Let us now examine from Fig. 3 the net effect on FeNO,50 from the above factors on constriction of airways at different lung depths. Between generations 0 and 9, transit time and volumetric effects are predominant, and since these effects precisely cancel out, this results in virtually no effect on FeNO,50. Between generations 10 and 15, with considerable epithelial surface, a FeNO,50 decrease can arise due to a reduction in NO flux, either because of an actual in situ decrease in NO production (case c) or because of a decrease in epithelial surface area (case a). From generation 15 onward, the NO backdiffusion effect starts to take over, such that constriction actually leads to an FeNO,50 increase; this effect is most marked in generation 19, where the NO gradient for backdiffusion is maximal. Finally, airway constriction in generations 21–23, with negligible epithelial surface area and situated at the tail of the NO diffusion front, have virtually no impact on FeNO,50.
Several model assumptions crucially interfere with the outcome in terms of FeNO,50, some of which are as yet impossible to verify experimentally. While the assumption concerning the reduction of NO flux with airway constriction is a controversial hypothesis (3, 8), its influence appears to merely pertain to airways in generations 10–15 (Fig. 3). In the case of histamine challenge studied here, the negative ΔFeNO,50 could only be explained if NO flux were assumed to decrease with airway constriction (case a). The exact magnitude of the FeNO,50 decrease in case a potentially depends on the model assumptions regarding the distribution of NO production over the lungs. Silkoff et al. (13) have measured in four normal men that ∼50% of the eNO concentration stems from airway generations 0–2. There are at least two ways to modify NO distribution within the model to better mimic this experimental observation: by imposing 20% of total NO production on the first three generations (Fig. 4, solid triangles) and by imposing NO production to be proportional to airway lumen volume (Fig. 4, solid squares). Both interventions affect the relative FeNO,50 response to constriction in various segments of the bronchial tree, but the overall pattern of FeNO,50 change is essentially the same in that the greatest FeNO,50 decrease is found between generations 10 and 15, consistent with the experimental correlation between FeNO,50 and FEF75 decrease after histamine. In both the alternative simulations of Fig. 4, an additional effect appears at the level of generations 0–2, yet it is unrealistic to assume that the main mechanical effect of histamine-induced reduction in FeNO,50 would be confined to the trachea or just beyond it.
Besides the identification of airways that affect eNO, the present study also revealed that the index FeNO,50 has a potential to sample airways that are not easily accessible by other noninvasive techniques. Previous experimental studies had indicated that the small conductive airways were at least partly responsible for the observed changes in spirometry and ventilation heterogeneity following histamine provocation (21). However, spirometry is known to poorly represent airway caliber of the smallest conductive airways, and inert gas tests suffer an intrinsic inability to differentiate between large and small conductive airways heterogeneity. Indeed, all conductive airways (i.e., airways proximal to the inert gas diffusion front, which spreads out from generation 15 into the lung periphery) are subject to the same convective mechanism of ventilation heterogeneity via the parameter Scond, irrespective of whether conductive airways are located in generations 0–8 or in generations 8–15. The wider spread of the NO diffusion front from generation 8 into the lung periphery (Fig. 2) now enables us to actually identify constriction of the smaller conductive airways (in generations 8–15) via their mechanical effect on the parameter FeNO,50.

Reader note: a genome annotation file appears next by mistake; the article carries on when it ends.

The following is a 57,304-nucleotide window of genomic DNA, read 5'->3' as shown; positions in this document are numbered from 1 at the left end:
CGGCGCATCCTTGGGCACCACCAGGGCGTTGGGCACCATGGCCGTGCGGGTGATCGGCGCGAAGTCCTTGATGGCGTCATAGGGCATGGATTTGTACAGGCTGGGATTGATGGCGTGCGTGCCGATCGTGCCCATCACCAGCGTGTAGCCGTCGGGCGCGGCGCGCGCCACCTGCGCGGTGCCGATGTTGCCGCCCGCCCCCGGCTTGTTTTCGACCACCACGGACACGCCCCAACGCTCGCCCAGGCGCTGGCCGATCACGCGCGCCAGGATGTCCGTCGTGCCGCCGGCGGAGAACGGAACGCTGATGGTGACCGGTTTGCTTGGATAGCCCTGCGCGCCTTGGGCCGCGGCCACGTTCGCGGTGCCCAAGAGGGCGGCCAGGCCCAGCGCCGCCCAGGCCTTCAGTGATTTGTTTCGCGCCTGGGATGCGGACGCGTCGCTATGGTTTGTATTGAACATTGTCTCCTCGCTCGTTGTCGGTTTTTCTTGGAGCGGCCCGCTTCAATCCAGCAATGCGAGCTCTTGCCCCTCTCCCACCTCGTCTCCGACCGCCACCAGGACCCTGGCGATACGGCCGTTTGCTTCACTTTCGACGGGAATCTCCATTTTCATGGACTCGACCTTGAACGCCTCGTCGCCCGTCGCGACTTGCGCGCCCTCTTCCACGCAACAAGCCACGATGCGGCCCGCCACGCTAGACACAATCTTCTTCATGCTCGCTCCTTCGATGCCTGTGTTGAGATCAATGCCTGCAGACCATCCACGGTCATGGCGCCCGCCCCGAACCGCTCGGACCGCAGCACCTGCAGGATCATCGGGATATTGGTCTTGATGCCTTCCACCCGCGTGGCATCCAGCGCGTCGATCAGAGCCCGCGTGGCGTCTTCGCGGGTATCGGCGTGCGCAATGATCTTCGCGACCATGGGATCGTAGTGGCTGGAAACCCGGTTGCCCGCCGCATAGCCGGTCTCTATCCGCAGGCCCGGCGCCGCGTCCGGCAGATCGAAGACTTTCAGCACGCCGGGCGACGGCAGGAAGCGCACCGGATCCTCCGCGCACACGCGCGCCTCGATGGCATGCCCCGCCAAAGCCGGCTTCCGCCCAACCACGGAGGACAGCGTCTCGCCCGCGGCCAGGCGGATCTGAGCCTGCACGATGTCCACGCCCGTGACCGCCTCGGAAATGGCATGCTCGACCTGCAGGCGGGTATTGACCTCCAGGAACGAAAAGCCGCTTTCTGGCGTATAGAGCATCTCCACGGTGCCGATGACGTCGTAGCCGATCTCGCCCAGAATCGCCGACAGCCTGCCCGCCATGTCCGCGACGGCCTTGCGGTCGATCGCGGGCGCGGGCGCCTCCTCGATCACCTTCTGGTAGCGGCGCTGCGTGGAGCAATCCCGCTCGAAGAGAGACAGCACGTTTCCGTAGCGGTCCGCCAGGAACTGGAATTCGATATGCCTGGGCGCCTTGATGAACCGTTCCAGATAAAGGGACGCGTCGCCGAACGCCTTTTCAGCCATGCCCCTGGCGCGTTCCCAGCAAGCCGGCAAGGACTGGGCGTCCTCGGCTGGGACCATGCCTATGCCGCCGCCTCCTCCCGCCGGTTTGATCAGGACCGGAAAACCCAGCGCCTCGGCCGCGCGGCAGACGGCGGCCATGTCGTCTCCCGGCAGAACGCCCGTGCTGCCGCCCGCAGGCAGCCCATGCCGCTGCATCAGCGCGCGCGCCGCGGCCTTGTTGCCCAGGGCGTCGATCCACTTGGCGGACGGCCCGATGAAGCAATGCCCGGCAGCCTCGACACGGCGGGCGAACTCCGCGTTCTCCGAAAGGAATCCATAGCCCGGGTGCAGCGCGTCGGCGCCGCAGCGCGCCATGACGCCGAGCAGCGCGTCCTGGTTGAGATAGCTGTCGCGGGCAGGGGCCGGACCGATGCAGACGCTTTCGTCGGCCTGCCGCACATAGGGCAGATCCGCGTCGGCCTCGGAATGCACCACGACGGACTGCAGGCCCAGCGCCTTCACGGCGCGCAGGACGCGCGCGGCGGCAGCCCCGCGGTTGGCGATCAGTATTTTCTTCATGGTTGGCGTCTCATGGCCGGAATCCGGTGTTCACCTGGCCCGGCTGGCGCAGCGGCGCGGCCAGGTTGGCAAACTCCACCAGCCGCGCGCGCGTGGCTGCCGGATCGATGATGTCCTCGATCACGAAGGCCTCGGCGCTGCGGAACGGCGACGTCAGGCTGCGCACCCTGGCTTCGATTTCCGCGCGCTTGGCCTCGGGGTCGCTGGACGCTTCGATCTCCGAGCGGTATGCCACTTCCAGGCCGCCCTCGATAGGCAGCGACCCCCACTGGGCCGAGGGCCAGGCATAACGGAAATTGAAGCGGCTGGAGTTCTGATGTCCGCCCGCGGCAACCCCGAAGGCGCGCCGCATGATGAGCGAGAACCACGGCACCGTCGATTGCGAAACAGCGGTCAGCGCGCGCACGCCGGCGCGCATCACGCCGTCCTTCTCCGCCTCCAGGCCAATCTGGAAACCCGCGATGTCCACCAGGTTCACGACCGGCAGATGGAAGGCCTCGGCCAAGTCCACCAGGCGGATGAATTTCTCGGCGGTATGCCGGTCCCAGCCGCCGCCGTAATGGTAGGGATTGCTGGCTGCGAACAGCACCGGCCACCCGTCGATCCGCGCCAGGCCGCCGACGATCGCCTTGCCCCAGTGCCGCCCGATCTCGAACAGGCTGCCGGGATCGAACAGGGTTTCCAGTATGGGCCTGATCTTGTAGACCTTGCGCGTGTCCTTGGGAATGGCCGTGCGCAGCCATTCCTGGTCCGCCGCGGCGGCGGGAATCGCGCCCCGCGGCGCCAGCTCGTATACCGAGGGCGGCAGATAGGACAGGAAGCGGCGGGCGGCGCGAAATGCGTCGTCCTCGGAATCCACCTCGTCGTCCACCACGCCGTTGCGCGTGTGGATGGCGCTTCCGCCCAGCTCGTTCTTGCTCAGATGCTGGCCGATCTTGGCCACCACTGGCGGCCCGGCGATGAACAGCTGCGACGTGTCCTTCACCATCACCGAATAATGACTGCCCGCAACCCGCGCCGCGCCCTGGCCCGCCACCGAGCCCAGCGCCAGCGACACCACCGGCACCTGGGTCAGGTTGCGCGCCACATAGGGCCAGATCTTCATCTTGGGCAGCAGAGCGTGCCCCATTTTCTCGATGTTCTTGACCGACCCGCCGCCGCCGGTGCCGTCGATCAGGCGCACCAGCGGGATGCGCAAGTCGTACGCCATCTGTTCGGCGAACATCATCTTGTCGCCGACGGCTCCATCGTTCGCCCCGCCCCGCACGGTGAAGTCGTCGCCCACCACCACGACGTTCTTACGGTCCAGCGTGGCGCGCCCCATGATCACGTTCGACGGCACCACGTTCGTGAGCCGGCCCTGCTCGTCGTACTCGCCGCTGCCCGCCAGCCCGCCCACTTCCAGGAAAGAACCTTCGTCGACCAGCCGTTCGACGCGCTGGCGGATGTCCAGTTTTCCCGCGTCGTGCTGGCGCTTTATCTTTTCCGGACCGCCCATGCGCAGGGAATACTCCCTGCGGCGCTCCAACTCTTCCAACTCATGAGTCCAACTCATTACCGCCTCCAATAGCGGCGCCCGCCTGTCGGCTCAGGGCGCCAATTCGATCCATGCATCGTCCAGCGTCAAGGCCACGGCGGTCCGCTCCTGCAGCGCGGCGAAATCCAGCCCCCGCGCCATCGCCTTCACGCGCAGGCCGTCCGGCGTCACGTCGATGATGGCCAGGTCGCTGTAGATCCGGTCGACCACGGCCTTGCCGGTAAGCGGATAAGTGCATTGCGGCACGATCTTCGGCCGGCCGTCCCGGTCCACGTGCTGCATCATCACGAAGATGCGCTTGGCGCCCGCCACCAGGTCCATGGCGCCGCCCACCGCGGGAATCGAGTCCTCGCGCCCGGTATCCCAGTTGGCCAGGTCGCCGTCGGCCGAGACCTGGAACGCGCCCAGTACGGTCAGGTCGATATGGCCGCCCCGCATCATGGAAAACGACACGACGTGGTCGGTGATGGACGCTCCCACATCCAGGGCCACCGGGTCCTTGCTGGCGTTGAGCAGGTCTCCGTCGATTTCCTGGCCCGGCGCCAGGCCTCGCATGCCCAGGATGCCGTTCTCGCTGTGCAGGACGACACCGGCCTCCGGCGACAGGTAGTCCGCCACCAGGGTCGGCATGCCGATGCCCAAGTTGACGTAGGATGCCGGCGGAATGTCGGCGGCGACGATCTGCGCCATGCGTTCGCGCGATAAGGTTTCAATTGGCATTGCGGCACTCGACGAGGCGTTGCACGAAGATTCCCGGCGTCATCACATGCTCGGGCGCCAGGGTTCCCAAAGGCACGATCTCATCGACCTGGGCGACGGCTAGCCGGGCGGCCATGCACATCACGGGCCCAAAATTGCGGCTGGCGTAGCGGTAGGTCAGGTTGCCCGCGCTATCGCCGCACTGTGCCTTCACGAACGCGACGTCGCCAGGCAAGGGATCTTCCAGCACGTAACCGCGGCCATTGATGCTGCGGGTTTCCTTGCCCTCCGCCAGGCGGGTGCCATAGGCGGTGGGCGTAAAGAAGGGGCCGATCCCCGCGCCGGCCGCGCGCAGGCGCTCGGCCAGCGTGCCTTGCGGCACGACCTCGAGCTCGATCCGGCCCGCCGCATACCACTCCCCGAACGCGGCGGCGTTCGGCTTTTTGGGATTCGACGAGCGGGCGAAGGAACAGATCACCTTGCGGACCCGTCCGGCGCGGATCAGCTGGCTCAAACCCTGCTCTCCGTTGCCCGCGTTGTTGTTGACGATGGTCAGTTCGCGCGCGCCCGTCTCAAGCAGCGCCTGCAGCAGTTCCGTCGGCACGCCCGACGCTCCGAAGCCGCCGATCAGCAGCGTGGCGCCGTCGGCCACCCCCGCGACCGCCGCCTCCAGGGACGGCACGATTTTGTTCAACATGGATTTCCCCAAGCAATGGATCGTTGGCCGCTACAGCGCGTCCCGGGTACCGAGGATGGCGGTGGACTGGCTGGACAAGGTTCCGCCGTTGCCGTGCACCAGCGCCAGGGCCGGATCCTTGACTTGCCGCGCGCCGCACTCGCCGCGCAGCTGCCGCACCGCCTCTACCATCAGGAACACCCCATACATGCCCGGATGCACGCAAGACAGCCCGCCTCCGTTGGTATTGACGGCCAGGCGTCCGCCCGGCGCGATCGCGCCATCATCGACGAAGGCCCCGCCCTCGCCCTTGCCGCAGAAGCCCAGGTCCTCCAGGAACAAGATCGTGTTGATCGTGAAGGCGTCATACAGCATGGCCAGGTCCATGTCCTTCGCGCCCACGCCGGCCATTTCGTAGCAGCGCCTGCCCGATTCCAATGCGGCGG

In summary, the interpretation of eNO experiments relies on several assumptions that are difficult to verify directly, and this is where a model-based approach can help. For instance, the model simulations compatible with our experimental observation of a decreased FeNO,50 following histamine challenge indicated that in the case of normal subjects, this is potentially due to airways constriction in generations <15 with the most likely contribution from airways constriction in generations 10–15. We also showed that a FeNO,50 decrease can only be obtained if NO flux is assumed to decrease with airway constriction. Irrespective of whether the latter assumption holds in all lung diseases, airway constriction between generation 15 and 20 is shown to markedly increase FeNO,50. Finally, the effect of ventilation heterogeneity on FeNO,50 is shown to be negligible.
This study was funded by the Fund for Scientific Research-Flanders and the NO Microgravity Application Project of the European Space Agency.